“This private equity group and the principals involved have a very strong balance of skill sets they bring to the table, including access to capital. They’re very good at working with banks and getting the cash you need,” he says. Wild Wing Café is refinancing its senior debt right now, and gaining growth capital in the process. They’ll end up with three different lines of credit available for growth or acquisition.
He emphasizes budget discipline is still mandatory, regardless of your backing. The short-lived CEO “made some very bold decisions regarding how much money to spend on the front end to support growth, overestimated, and was not successful in the growth part of it,” he says.
Lewison believes access to capital starts with franchisee selection. “Are they qualified financially, so if they have a rainy day they have staying power? If they’re qualified financially, it’s easier for them to have access to capital,” he says.
Lewison is pursuing a couple of tactics that aren’t usually available to smaller brands, but his connections from other pursuits are opening the avenues. He has signed contracts with REITs, or real estate investment trusts, that agree to work with franchisee-owned as well as corporate-owned stores. He’s working on similar relationships with build-to-suit developers.
No matter who’s searching for capital or why they’re pursuing it, Lewison advises always focusing on the person. “A savvy investor will research who owns the company historically and currently, and they’ll also research who’s involved. That’s a really big key—it comes down to the ‘who,’” he says.
No thanks to bank loans
“Even though the franchise concept is very romantic, if you will, it does take a lot of work, a lot of effort, a lot of money. That’s a reality.”
— Lenny Verkhoglaz, Executive Care
Since 2004, Lenny Verkhoglaz and his business partners—his wife and her brother—built up Executive Care from zero to $8 million in revenue by 2014. “That’s a nice number,” he says, and what’s remarkable is they didn’t use any outside capital to get there.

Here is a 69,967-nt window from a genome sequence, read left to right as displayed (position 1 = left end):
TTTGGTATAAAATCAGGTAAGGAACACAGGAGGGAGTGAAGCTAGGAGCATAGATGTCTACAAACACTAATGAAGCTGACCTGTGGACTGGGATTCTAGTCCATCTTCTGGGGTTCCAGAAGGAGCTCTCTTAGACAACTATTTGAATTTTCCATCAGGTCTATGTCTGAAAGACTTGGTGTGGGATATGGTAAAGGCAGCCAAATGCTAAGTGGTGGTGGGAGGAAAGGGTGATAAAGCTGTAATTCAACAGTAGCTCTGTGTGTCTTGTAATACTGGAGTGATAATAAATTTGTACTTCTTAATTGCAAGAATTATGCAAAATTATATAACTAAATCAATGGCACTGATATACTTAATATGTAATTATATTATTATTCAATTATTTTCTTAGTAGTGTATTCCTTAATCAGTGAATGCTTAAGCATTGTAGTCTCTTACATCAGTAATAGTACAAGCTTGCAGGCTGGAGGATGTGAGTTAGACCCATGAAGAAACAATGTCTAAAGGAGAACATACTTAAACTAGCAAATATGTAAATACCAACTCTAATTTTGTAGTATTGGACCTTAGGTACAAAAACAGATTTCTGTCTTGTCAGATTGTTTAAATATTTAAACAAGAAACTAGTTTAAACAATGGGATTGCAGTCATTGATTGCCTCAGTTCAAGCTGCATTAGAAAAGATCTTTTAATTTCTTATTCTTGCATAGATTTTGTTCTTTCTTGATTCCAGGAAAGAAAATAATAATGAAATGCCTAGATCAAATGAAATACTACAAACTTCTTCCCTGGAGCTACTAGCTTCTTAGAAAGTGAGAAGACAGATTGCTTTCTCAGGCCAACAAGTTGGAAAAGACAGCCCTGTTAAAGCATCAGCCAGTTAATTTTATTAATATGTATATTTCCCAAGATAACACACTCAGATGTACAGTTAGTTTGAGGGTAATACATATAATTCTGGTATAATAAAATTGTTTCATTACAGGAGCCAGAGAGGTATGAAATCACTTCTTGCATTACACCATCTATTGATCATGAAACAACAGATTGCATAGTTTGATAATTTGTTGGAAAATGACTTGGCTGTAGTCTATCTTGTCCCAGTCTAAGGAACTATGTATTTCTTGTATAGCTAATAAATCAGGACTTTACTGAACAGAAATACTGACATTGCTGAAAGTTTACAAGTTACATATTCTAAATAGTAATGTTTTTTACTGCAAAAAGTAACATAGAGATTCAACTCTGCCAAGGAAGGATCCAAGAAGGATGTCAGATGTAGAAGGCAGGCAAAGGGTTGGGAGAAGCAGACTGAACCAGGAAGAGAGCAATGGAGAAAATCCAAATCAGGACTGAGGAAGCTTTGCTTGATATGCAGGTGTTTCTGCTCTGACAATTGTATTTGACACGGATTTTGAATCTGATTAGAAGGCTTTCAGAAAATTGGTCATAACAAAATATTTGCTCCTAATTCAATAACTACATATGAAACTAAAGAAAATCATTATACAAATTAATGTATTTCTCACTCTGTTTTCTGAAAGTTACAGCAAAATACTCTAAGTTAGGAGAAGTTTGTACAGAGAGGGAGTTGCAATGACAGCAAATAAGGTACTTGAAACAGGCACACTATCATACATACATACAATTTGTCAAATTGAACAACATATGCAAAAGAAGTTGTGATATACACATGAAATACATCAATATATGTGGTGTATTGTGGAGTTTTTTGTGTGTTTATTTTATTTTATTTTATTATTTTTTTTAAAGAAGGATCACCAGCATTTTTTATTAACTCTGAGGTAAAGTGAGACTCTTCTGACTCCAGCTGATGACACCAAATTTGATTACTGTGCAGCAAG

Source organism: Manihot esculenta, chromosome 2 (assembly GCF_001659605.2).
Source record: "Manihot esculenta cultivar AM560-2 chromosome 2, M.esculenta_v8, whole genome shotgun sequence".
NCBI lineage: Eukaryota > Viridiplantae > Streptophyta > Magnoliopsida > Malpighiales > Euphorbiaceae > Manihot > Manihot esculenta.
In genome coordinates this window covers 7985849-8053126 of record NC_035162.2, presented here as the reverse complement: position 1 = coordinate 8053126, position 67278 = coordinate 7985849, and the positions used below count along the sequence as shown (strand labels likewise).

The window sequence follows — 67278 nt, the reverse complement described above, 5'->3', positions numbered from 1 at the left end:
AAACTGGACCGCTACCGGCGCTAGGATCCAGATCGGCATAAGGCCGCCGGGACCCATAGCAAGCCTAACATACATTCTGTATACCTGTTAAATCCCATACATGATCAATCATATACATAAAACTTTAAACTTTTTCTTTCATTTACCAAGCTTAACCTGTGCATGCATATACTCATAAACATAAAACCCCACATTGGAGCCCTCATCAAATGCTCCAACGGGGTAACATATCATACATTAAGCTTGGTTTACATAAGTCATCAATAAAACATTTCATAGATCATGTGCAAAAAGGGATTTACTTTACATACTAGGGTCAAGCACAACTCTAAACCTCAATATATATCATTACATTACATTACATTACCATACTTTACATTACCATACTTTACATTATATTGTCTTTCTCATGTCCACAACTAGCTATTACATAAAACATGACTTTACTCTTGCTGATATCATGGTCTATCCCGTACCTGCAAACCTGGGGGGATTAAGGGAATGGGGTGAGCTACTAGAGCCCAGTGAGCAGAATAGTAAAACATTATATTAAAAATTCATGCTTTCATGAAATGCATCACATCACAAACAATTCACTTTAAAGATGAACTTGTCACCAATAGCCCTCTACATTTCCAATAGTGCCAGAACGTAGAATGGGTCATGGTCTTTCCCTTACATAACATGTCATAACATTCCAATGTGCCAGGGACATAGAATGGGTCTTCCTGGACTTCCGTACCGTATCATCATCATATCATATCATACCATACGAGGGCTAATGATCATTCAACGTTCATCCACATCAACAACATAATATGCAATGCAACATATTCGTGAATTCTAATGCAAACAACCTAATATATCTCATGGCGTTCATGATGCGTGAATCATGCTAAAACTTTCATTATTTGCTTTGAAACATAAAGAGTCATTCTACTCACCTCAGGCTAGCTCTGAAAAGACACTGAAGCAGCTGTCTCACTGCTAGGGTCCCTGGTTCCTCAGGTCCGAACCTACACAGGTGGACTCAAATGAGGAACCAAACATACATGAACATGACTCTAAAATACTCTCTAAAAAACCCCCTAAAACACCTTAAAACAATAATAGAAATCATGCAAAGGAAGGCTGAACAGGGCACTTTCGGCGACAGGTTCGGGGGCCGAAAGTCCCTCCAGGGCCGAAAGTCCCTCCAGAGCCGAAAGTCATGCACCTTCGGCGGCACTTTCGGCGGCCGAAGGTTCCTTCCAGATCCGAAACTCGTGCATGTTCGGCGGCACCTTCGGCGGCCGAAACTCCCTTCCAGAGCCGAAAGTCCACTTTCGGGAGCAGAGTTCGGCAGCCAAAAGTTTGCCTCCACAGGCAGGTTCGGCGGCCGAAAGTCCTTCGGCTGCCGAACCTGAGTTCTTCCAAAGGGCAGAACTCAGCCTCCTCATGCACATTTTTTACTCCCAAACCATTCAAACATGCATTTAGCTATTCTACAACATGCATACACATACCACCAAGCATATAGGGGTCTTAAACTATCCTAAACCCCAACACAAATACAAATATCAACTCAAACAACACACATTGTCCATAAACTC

“I could have” taken bank loans as his company’s financial track record became established, “but I’m not American born. I came from Ukraine in 1978, when I was still a child. We were just taught to work hard, rely on yourself more than anyone else,” he says.
When they decided to franchise, in 2013, they used the same financial discipline to forecast the amount of money it would take to get to break-even, and they used cash flow from their original company to fund the franchising effort.
“I have an MBA in finance, and I have an IT background, plus working in management level positions throughout my career,” Verkhoglaz says. “It taught me discipline, projections, planning—always looking ahead of the curve.”
By talking with franchise attorneys and other experts, he planned for a $500,000 investment until the franchising company got to break-even, and figured that would take up to five years. “We’re not at the break-even point yet. We estimate we’ll need another 10 to 15 open units,” generating royalty income, to get there. “I’m proud to say we’re a very well capitalized company,” he says.
Not all young franchisors can say the same—in fact, stories are legion about start-up franchises with nothing in the bank. “I hear some people put a lot of their operations on personal credit cards. That is a recipe for suicide,” Verkhoglaz says.
An Executive Care franchise costs roughly $100,000, including the $35,000 franchise fee, and about half of that is for working capital. Executive Care is listed on the U.S. Small Business Administration’s registry as an approved franchise, which costs a couple thousand dollars in fees each year and involves, initially, scrutiny of the franchise’s finances before listing. That registration provides a faster track for franchisees seeking loans.
He’s looking forward to 2016, when he predicts the franchise operation will break even, and no longer need subsidizing by the home health company. He advises others thinking about franchising to make sure they can sustain all the years it takes to feed the beast.